Flow

„Flow“ is often regarded a valuable goal of game design, not least by prominent developers such as thatgamecompany. The theory says that you want to hit the sweet spot between overload and underload, not demanding too much from the player but also not demanding too little. 

„Flow“ can not only fall apart when a game diverges from this sweet spot but also when a games‘ edges are too rough. A simple bug probably breaks „flow“ more easily than any other aspect of a game such as weird physics behavior. This is similar in other media such as books (when you encounter a typo), music (a misplay during a live performance), or film (a continuity error). Creators usually go to great lengths to keep these „fourth wall“-breaking aspects out of their work but – due to its interactive nature – games are probably the medium which is the hardest to keep free of such effects. Some games embrace this and consciously add glitches or similar errors in order to achieve a specific effect (e.g. Michael Brough games or „The Stanley Parable“).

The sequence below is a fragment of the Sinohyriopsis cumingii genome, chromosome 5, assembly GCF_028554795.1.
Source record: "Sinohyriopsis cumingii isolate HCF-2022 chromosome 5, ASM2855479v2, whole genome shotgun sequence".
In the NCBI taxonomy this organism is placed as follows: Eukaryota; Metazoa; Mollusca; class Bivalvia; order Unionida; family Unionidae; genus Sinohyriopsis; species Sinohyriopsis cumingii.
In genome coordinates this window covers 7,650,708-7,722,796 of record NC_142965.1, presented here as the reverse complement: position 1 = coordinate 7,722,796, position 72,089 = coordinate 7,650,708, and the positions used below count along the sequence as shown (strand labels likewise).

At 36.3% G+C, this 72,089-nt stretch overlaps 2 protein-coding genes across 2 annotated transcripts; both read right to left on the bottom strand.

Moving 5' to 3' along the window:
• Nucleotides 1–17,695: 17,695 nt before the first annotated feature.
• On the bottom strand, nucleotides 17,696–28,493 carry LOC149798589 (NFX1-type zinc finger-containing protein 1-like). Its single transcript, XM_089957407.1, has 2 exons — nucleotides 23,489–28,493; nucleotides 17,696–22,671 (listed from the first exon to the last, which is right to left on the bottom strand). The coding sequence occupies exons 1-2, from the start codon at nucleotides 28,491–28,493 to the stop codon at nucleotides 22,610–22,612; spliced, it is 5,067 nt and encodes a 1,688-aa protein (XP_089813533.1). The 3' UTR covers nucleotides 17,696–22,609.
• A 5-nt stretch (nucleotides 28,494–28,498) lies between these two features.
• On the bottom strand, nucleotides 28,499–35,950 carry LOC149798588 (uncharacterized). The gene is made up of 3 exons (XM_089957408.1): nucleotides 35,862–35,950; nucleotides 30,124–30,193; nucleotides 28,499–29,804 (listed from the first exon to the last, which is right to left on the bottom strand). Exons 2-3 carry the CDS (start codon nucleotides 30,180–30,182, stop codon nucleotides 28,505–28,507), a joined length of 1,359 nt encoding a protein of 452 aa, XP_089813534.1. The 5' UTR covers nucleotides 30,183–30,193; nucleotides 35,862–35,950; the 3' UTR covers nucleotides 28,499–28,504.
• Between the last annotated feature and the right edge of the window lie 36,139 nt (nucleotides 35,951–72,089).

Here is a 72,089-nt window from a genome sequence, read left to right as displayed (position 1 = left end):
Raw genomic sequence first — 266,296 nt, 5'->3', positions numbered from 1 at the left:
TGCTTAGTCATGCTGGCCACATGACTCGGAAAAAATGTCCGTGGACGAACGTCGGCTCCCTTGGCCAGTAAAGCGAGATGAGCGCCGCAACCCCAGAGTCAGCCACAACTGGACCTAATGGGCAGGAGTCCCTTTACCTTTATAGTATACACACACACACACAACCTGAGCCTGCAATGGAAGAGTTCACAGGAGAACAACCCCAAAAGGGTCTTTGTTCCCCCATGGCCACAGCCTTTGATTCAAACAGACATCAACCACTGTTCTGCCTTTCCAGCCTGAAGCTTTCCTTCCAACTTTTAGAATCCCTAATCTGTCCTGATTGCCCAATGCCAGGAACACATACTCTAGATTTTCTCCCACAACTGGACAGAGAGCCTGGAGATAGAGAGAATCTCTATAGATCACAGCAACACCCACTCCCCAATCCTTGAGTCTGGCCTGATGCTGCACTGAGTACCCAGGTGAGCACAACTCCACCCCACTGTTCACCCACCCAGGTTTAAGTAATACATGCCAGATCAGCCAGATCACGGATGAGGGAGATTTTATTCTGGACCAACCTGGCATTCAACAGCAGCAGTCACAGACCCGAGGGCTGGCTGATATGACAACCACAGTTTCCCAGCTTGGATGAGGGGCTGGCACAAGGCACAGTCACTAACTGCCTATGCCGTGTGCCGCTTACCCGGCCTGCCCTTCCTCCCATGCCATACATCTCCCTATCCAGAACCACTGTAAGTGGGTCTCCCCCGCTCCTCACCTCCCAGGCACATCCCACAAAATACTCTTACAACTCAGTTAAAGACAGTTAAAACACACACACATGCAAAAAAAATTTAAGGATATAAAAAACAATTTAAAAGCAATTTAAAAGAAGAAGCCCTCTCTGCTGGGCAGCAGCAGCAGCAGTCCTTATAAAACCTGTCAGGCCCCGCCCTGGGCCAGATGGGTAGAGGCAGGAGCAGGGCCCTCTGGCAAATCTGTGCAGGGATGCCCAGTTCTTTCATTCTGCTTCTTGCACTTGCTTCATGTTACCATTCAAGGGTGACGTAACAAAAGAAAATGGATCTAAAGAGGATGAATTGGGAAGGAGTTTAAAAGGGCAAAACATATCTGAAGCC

An aspect that could support „flow“, on the other hand, is what I would call „continuous design“ where the game constantly evolves while playing. Where there are no individual levels, no binary input, no discreet decisions, only continuity. The game itself „flows“ and the player is invited to „flow“ with it. A game like an „Avalanches“ album where one track flows into the other, without hard boundaries, where all the samples and vocals and tracks blend in and out; like sun and clouds and rain and snow do on a wild day in April.

„We Will Always Love You“ (The Avalanches, 2020)

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